Vacuum Induction Melting for Investment Casting
November 7, 2007
Current aerospace-market demand is growing every day, so being experienced in vacuum casting is an advantage in Turkey. In order to catch the rapid growth of investment casting technology in the world, GURAR commercialized investment casting under vacuum. As a result, for the first time in Turkey we commercialized the casting of special alloys, such as nickel, cobalt-based and aluminum under vacuum.
Vacuum Induction MeltingVacuum casting (vacuum induction melting – VIM) was developed for processing of specialized and exotic alloys, and it is consequently becoming more commonplace as these advanced materials are increasingly employed. VIM was developed to melt and cast superalloys and high-strength steels, many of which require vacuum processing because they contain refractory and reactive elements such as Ti, Nb and Al. It can also be used for stainless steels and other metals when a high-quality initial melt is desired.
As the name suggests, the process involves melting of a metal under vacuum conditions. Electromagnetic induction is used as the energy source for melting the metal. Induction melting works by inducing electrical eddy currents in the metal. The source is the induction coil, which carries an alternating current. The eddy currents heat and eventually melt the charge.
The furnace consists of an airtight, water-cooled steel jacket capable of withstanding the required vacuum for processing. The metal is melted in a crucible housed in a water-cooled induction coil, and the furnace is typically lined with suitable refractories.
Metals and alloys that have a high affinity for gases – in particular nitrogen and oxygen – are often melted/refined in vacuum induction furnaces to prevent contamination/reaction with these gases. The process is therefore generally used for processing of high-purity materials or materials with tight tolerances on chemical composition.
Advantages of VIM MeltingDepending on the product and metallurgical process, vacuum levels during the refining phase are in a range of 10-1 to 10-4 mbar. Some of the metallurgical advantages of vacuum processing are:
- Melting under oxygen-free atmosphere limits formation of non-metallic oxide inclusions and prevents oxidation of reactive elements
- Achievement of very close compositional tolerances and gas contents
- Removal of undesired trace elements with high vapor pressures
- Removal of dissolved gases – oxygen, hydrogen, nitrogen
- Adjustment of precise and homogeneous alloy composition and melt temperature
- Melting in a vacuum eliminates the need for a protective slag cover and decreases the potential of accidental slag contamination or inclusions in the ingot
Exact monitoring of the pressure-dependent reaction of excess carbon to complete the deoxidation is just one example of process versatility using the VIM process for production of superalloys. Materials other than superalloys are decarburized, desulfurized or selectively distilled in vacuum induction furnaces in order to meet specifications and guarantee material properties. Because of the high vapor pressure of most of the undesirable trace elements, they can be reduced to very low levels by distillation during vacuum induction melting, particularly for alloys with extremely high strengths at higher operating temperatures. For various alloys that must meet the highest quality requirements, the vacuum induction furnace is the most suitable melting system.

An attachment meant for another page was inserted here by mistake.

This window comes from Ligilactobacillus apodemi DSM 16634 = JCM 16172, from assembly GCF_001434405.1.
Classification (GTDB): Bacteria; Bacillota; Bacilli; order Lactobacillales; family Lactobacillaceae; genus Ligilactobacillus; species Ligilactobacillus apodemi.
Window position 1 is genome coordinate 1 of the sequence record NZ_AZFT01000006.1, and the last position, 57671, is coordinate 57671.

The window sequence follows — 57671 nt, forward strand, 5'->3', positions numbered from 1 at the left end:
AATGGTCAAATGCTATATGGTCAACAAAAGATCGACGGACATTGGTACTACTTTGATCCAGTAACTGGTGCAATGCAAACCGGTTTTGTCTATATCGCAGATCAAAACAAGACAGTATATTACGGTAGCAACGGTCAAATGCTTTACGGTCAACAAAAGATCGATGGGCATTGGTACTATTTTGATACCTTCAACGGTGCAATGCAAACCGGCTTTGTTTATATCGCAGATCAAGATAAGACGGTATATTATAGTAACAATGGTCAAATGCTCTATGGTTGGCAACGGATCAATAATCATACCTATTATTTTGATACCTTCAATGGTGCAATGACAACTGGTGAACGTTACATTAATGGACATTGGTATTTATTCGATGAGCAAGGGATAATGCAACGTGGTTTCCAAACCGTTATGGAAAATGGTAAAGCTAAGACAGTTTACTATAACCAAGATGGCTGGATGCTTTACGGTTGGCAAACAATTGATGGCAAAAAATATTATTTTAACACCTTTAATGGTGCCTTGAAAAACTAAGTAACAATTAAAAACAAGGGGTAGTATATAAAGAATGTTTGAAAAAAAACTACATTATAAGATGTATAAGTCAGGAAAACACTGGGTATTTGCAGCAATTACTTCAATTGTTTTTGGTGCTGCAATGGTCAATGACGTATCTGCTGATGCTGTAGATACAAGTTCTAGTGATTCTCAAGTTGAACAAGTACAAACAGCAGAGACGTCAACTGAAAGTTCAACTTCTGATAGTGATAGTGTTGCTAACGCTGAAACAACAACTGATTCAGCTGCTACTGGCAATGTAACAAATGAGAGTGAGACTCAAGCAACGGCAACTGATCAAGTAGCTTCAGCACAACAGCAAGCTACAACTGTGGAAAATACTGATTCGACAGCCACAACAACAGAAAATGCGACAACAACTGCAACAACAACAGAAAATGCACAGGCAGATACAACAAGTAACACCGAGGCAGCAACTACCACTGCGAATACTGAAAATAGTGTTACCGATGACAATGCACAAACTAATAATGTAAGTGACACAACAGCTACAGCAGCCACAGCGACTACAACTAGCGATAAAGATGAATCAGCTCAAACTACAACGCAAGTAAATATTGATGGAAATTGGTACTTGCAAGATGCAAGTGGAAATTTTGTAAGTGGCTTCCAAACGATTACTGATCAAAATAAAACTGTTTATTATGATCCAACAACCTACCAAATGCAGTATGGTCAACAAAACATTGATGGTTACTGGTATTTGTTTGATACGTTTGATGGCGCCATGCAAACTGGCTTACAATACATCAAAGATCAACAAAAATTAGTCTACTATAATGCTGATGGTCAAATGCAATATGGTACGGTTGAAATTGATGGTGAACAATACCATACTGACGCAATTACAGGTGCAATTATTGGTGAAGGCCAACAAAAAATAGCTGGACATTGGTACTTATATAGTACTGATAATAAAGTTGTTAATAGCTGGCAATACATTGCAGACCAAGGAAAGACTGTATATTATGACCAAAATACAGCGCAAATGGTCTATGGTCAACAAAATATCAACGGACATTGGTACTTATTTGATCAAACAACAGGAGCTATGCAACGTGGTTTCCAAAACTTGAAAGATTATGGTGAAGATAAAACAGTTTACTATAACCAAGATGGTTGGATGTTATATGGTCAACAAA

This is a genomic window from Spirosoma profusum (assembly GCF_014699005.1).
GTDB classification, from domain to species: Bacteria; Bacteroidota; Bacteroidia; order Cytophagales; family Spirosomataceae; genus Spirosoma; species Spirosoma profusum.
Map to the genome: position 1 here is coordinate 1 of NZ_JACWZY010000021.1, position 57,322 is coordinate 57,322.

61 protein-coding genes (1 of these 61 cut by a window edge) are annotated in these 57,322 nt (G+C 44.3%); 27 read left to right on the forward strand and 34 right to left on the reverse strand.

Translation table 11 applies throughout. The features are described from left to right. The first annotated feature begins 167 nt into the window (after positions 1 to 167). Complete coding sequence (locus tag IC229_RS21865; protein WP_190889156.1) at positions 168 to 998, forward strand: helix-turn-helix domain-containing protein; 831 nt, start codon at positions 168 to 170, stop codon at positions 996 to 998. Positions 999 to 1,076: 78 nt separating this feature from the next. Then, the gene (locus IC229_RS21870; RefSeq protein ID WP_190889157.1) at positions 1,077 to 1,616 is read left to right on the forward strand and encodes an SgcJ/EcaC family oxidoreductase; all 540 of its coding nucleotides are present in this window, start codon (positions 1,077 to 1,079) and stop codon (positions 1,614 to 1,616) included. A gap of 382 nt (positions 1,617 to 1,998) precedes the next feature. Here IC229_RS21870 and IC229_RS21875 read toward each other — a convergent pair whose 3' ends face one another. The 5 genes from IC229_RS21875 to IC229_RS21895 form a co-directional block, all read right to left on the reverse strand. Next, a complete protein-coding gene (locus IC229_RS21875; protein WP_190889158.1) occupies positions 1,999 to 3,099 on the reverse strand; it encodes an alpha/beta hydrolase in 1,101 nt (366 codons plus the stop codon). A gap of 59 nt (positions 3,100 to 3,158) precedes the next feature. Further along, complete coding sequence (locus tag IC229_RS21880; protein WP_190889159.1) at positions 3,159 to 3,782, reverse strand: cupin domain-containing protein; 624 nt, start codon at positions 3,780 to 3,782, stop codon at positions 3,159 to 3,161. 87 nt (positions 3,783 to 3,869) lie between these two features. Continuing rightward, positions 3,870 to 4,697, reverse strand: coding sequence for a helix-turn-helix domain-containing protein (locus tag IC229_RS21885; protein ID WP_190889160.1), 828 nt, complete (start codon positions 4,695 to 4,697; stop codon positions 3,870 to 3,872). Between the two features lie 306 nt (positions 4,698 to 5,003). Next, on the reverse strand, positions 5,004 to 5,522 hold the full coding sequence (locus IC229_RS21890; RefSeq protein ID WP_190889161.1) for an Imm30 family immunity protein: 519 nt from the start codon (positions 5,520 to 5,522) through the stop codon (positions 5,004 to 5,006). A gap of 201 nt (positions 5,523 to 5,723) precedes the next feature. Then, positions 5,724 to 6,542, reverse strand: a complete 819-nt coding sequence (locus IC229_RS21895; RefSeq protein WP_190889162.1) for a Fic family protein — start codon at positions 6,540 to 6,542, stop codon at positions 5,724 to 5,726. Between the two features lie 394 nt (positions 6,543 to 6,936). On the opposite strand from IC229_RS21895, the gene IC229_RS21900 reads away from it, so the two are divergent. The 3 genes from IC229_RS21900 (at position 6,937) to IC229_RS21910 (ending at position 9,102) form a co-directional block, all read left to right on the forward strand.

The following methods can be easily combined with the VIM system to produce clean melts:
- Atmosphere control with low leak and desorption rates
- Selection of a more stable refractory material for crucible lining
- Stirring and homogenization by electromagnetic stirring or purging gas
- Exact temperature control to minimize crucible reactions with the melt
- Suitable deslagging and filtering techniques during the casting process
- Application of a suitable launder and tundish technique for better oxide removal
Applications of VIM MeltingVacuum induction melting is mainly used in the manufacture of superalloys. These are usually nickel, cobalt or iron-based alloys offering high strength at elevated temperatures. VIM is also used to melt special copper base, titanium, aluminum and other unique materials. It is often combined with other processes in production premium high-performance parts.
Superalloys comprise the majority of VIM production. About 60-100 million pounds are produced per year mainly due to the demand for aircraft engines. About 80% of all superalloys are used in aircraft and aerospace applications. The next largest use is in power generation – 13%. The petrochemical industry and miscellaneous applications account for the remaining 7%.
Total electric power consumption per unit of product is high for VIM because of the small quantities produced and the energy required to produce a vacuum. While no exact figures are available, knowledgeable individuals estimate the consumption rate is twice that of normal induction melting, or about 1,200 kWh per ton. IH
For more information: Contact Gurkan Birben at GURAR Investment Casting, Istanbul Organize Deri Sanayi Bolgesi, M1-12 Parsel, AYDINLI-ORHANLI Mevkii 81464 Tuzla – Istanbul – TURKIYE; tel: +90 216 394 06 72; fax: +90 216 394 23 55; web: www.gurar.com
Additional related information may be found by searching for these (and other) key words/terms via BNP Media SEARCH at www.industrialheating.com: investment casting, vacuum induction melting, superalloy, eddy current, aerospace